St. Augustine’s Meeting With Christ Changed His Life
BY The Editors
February 10-16, 2008 Issue | Posted 2/5/08 at 1:57 PM
Weekly General Audience January 30, 2008
Pope Benedict XVI continued his catechesis on St. Augustine during his general audience on Jan. 30. His teaching focused on St. Augustine’s recognition of the importance of bringing together faith and reason. St. Augustine’s message for people today, the Holy Father suggested, is his emphasis on our need for the truth, which St. Augustine highlighted not only in his teachings but also in his poetic works.
After the Week of Prayer for Christian Unity, we will take a look once again at St. Augustine. On the 16th centenary of St. Augustine’s conversion in 1986, my beloved predecessor, John Paul II, devoted a long and detailed document to him, his apostolic letter Augustinum Hipponensem (Augustine of Hippo).
Pope John Paul II himself described this document as “a thanksgiving for the gift he made to the Church and through her to the whole human race, with this wonderful conversion” (AAS, 74, 1982, p. 802). I would like to return to the theme of conversion in a future audience. It is a fundamental theme not only in his personal life but also in our lives.
In last Sunday’s Gospel, the Lord summed up the message of his preaching with the word, “Repent.” By following St. Augustine’s journey, we can meditate on what conversion is. It is a fundamental decision that is definitive and decisive, a decision that has to develop and become a reality in our lives.
However, today’s catechesis will be devoted to the topic of faith and reason, which is a significant theme — or better yet — the most significant theme in the life of St. Augustine. He learned the Catholic faith as a child from his mother, Monica.
As an adolescent, he abandoned this faith because he could not see any rationality in it and did not want to have anything to do with a religion that, in his eyes, was not an expression of reason, that is, of truth.
His thirst for truth was radical and it led him away from the Catholic faith. However, because of this radical approach, he was not content with philosophies that did not lead to truth itself — that did not ultimately lead to God — not to a God who was merely some last-resort, cosmological hypothesis, but to the true God, the God who gives life and who becomes part of our own lives.
Thus, St. Augustine’s intellectual and spiritual journey is still a model that is valid today for the relationship between faith and reason, a theme that concerns not only believers but everyone who seeks the truth, a theme that is vital for the stability and destiny of every human being.
These two dimensions — faith and reason — should not be separated from each other and should not contradict each other but should always go hand in hand.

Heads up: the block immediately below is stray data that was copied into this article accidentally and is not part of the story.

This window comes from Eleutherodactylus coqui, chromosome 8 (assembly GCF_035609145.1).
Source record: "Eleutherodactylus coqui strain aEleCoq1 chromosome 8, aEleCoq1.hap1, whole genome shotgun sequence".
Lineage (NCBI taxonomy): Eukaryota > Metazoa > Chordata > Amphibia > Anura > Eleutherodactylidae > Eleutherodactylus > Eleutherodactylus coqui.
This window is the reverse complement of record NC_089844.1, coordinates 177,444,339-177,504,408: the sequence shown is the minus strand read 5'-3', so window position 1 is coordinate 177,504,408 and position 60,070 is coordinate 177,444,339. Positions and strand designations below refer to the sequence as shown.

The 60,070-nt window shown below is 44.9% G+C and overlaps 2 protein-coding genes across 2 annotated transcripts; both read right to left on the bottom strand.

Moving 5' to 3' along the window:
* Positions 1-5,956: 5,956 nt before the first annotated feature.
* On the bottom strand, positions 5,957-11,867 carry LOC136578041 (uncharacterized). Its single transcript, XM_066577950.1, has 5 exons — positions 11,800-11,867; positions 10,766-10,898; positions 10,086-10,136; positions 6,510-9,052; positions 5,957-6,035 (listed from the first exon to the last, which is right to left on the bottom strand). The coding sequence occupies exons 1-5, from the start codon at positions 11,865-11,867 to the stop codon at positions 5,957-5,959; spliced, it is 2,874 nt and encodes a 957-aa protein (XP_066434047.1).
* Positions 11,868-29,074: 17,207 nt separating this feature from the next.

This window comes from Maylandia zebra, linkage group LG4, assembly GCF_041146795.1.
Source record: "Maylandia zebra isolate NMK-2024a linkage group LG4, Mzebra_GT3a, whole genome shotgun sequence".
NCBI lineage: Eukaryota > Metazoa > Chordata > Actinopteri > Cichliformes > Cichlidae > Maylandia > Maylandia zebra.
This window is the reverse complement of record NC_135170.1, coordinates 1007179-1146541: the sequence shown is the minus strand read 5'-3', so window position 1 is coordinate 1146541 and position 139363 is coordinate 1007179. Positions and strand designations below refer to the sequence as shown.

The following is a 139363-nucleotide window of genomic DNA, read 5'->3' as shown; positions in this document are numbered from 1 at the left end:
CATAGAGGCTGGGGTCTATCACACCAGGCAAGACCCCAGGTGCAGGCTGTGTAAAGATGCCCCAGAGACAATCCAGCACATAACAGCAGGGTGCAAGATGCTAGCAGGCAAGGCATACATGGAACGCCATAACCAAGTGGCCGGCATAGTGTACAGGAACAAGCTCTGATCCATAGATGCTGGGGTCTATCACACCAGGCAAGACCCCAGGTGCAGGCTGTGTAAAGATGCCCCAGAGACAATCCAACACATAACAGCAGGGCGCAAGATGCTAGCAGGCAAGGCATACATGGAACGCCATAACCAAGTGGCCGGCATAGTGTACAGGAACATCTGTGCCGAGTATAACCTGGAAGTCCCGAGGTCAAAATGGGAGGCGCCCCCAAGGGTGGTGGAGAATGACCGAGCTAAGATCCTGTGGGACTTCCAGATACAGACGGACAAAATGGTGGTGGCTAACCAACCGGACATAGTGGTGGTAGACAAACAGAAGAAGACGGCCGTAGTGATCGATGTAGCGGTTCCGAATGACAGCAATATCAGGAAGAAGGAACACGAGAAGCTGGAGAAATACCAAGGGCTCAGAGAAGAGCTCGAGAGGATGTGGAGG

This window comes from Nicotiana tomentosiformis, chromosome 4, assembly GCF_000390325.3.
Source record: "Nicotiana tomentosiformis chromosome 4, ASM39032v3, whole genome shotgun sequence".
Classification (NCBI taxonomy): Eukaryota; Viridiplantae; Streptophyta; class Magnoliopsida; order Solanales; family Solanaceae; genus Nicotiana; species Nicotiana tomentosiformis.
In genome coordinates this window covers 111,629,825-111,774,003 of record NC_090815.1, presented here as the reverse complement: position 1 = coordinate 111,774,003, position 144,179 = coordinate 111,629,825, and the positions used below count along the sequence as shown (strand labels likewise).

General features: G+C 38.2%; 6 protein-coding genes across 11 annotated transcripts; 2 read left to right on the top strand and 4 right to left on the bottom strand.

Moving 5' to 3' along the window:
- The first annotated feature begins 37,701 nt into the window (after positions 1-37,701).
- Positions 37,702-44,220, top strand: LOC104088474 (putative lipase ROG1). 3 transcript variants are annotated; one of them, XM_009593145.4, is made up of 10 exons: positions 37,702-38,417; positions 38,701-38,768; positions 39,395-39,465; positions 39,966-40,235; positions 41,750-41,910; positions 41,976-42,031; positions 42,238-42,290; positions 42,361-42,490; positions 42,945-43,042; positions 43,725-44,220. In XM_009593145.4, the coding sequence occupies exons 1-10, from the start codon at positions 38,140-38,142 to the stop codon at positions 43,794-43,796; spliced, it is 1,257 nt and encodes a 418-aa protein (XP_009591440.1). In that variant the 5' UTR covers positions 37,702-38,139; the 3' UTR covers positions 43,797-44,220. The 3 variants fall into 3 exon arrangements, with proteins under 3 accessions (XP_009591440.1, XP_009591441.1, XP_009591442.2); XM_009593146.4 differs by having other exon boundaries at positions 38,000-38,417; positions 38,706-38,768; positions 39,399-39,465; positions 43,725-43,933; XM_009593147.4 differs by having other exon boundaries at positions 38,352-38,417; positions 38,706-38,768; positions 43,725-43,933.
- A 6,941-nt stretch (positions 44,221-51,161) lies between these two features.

As St. Augustine himself wrote after his conversion, faith and reason are “the two forces that lead us to knowledge” (Contra Academicos, III, 20, 43). In this respect, two of Augustine’s maxims, which express this coherent synthesis of faith and reason, remain famous to this day: crede ut intelligas (believe in order to understand) — the act of believing opens the way to entering the gates of truth — and, inseparable from this, intellige ut credas (understand in order to believe) — delve into the truth in order to be able to encounter God and believe.
These two statements by St. Augustine express in a very effective way and with immediacy and depth the synthesis of this problem, which the Catholic Church sees as the expression of its own approach.
From a historical perspective, this synthesis was being formulated even before the coming of Christ in the encounter between the Jewish faith and Greek thought through Hellenistic Judaism. In subsequent history, this synthesis was taken up again and again and further developed by many Christian thinkers.
The harmony between faith and reason means, above all, that God is not far away from our reason and from our lives. He is close to every human being — close to our hearts and close to our reason — if we truly follow his path.
It is precisely this closeness of God to man that Augustine experienced in an extraordinarily intense way. The presence of God in man is deep and, at the same time, mysterious, but we can recognize it and discover it in our innermost being.
Don’t go outside, St. Augustine tells us. “Rather, go back into yourself. Truth resides in the inner man. If you find that your nature is changeable, transcend yourself. But remember, when you transcend yourself, you transcend a soul that reasons. Therefore, reach beyond to where the light of reason is lit” (De vera religione, 39, 72).